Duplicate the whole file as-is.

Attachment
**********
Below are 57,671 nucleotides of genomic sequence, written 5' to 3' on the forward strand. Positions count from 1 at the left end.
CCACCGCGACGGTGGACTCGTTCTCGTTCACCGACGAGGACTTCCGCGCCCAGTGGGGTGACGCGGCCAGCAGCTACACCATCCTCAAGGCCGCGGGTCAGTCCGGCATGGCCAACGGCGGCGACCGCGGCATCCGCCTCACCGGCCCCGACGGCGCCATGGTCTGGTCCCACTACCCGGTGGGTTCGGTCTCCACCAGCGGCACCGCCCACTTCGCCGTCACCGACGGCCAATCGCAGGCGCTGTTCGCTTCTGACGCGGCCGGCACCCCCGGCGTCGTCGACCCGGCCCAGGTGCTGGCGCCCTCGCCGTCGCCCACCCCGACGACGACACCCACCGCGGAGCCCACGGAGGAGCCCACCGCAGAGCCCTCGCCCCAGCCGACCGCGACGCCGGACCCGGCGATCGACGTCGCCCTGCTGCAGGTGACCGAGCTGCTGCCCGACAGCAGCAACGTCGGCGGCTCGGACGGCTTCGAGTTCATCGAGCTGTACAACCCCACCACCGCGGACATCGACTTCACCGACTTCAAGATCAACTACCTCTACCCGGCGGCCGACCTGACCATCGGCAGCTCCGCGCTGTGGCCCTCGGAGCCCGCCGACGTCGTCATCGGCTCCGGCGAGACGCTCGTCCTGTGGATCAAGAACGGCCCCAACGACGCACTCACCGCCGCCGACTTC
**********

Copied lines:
Below are 57,671 nucleotides of genomic sequence, written 5' to 3' on the forward strand. Positions count from 1 at the left end.
CCACCGCGACGGTGGACTCGTTCTCGTTCACCGACGAGGACTTCCGCGCCCAGTGGGGTGACGCGGCCAGCAGCTACACCATCCTCAAGGCCGCGGGTCAGTCCGGCATGGCCAACGGCGGCGACCGCGGCATCCGCCTCACCGGCCCCGACGGCGCCATGGTCTGGTCCCACTACCCGGTGGGTTCGGTCTCCACCAGCGGCACCGCCCACTTCGCCGTCACCGACGGCCAATCGCAGGCGCTGTTCGCTTCTGACGCGGCCGGCACCCCCGGCGTCGTCGACCCGGCCCAGGTGCTGGCGCCCTCGCCGTCGCCCACCCCGACGACGACACCCACCGCGGAGCCCACGGAGGAGCCCACCGCAGAGCCCTCGCCCCAGCCGACCGCGACGCCGGACCCGGCGATCGACGTCGCCCTGCTGCAGGTGACCGAGCTGCTGCCCGACAGCAGCAACGTCGGCGGCTCGGACGGCTTCGAGTTCATCGAGCTGTACAACCCCACCACCGCGGACATCGACTTCACCGACTTCAAGATCAACTACCTCTACCCGGCGGCCGACCTGACCATCGGCAGCTCCGCGCTGTGGCCCTCGGAGCCCGCCGACGTCGTCATCGGCTCCGGCGAGACGCTCGTCCTGTGGATCAAGAACGGCCCCAACGACGCACTCACCGCCGCCGACTTC